In 1983, Alex entered Belfast City Council on his own. Fourteen turbulent years later, history was again made when he was joined by 12 other Sinn Féin Councillors. This impressive figure, added to the number of SDLP and Alliance councillors, ended over 60 years of unionist domination of City Hall politics.

The wheels of change were turning slowly and as each Council election passed, the prospect of a Sinn Féin Mayor in Belfast drew closer.

There were those like the DUP bigot Sammy Wilson, whose hatred for Sinn Féin blinded him to the changing times. His whining, pipsqueak voice is heard throughout the book, declaring Sinn Féin would achieve nothing.

He famously said that there would never be a nationalist Mayor or Deputy. And when Sinn Féin's Marie Moore became Deputy Mayor, he blundered on, saying Sinn Féin would never occupy the Mayor's seat.

Wilson would do well to reflect on the title of the book's introduction, a quote from Mahatma Ghandi: " First they ignore you, then they laugh at you, then they fight you, then you win."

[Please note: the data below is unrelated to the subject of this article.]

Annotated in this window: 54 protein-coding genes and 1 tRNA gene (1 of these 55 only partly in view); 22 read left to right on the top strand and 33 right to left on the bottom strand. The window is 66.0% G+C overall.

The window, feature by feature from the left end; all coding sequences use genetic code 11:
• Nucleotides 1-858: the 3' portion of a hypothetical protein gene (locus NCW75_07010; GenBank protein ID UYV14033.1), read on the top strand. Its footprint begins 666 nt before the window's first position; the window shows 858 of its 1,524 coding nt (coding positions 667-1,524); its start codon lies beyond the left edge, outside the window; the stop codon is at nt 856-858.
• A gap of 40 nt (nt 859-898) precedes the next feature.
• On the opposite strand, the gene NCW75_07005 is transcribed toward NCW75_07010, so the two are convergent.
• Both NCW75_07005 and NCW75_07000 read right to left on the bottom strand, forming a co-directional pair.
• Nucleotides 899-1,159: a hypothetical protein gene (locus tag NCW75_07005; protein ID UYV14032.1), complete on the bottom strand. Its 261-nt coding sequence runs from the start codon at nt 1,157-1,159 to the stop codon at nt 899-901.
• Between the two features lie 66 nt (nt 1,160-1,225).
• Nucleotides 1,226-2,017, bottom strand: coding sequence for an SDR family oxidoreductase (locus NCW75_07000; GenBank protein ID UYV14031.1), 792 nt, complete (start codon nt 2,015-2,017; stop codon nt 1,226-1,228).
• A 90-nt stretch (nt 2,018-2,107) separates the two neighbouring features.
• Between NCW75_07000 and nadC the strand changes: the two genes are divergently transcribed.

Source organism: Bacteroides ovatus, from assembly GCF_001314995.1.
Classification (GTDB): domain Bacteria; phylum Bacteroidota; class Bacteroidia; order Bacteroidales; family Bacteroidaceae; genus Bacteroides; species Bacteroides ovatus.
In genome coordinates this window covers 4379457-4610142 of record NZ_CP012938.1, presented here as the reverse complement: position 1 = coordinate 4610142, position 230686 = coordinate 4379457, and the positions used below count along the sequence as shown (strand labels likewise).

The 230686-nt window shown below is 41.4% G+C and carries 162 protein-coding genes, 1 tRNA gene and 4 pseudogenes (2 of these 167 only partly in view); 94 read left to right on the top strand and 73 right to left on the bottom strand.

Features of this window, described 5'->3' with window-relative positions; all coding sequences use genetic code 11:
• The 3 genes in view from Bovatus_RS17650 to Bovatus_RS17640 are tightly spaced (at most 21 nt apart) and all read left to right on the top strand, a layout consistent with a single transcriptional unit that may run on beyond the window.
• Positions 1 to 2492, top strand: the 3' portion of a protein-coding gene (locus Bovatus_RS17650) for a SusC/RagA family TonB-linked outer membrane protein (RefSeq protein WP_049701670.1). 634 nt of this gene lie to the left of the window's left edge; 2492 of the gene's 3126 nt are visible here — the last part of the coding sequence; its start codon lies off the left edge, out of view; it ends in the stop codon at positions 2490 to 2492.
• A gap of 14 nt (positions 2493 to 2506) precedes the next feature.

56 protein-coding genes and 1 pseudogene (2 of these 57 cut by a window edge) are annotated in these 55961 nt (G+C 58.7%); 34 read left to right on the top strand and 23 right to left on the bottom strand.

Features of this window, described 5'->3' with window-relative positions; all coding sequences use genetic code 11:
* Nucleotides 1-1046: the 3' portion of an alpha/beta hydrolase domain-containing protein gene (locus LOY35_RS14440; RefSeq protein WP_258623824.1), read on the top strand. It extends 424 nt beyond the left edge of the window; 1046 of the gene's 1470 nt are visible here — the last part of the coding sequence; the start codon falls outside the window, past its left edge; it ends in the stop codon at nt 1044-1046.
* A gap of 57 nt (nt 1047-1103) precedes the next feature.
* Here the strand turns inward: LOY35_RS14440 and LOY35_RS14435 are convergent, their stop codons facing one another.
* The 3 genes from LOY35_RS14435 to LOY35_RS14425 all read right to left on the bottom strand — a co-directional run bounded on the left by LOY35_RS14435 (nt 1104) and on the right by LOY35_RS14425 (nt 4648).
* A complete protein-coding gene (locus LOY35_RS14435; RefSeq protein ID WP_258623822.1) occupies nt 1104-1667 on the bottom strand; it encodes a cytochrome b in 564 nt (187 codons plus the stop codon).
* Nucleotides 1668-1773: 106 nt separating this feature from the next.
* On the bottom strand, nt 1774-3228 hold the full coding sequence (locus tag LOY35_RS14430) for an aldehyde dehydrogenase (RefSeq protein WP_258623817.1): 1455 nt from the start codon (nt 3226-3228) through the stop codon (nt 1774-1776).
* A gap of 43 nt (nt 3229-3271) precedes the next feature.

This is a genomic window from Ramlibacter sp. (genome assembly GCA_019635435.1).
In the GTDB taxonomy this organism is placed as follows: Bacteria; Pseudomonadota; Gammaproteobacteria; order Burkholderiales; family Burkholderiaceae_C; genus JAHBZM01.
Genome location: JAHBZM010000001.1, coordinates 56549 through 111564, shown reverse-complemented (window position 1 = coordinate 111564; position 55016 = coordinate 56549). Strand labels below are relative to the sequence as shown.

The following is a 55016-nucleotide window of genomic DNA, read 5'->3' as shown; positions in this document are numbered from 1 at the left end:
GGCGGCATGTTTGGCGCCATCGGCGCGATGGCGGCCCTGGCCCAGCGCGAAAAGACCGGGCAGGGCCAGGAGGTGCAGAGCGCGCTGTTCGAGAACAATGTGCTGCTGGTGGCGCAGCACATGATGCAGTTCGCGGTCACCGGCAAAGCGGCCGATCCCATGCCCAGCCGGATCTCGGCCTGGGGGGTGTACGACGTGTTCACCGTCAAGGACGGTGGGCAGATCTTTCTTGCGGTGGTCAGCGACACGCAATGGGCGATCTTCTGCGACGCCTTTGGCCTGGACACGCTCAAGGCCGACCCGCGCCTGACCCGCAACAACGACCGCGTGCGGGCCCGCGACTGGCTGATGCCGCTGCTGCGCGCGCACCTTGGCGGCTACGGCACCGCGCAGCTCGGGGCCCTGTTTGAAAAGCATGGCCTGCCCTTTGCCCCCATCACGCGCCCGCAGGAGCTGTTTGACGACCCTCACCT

After three attempts and almost 20 years in the City Council, Alex was elected Mayor of Belfast. His first priority was to challenge the stereotyped image that was built up around him during this time.

Assisted by a group of senior republicans in Belfast, it was decided the post of Mayor would be used to strengthen the peace process. During the year, many initiatives were taken aimed at reaching out to the unionist and Protestant people of Belfast and beyond.

His term of office will probably be remembered for laying a wreath at Belfast's cenotaph in memory of those killed at the Somme and the First World War. But he made many other gestures as well, not least of which was to include the many ethnic peoples of Belfast in his yearlong itinerary. They now have a permanent place in the Mayor's parlour through the artifacts they donated to Alex.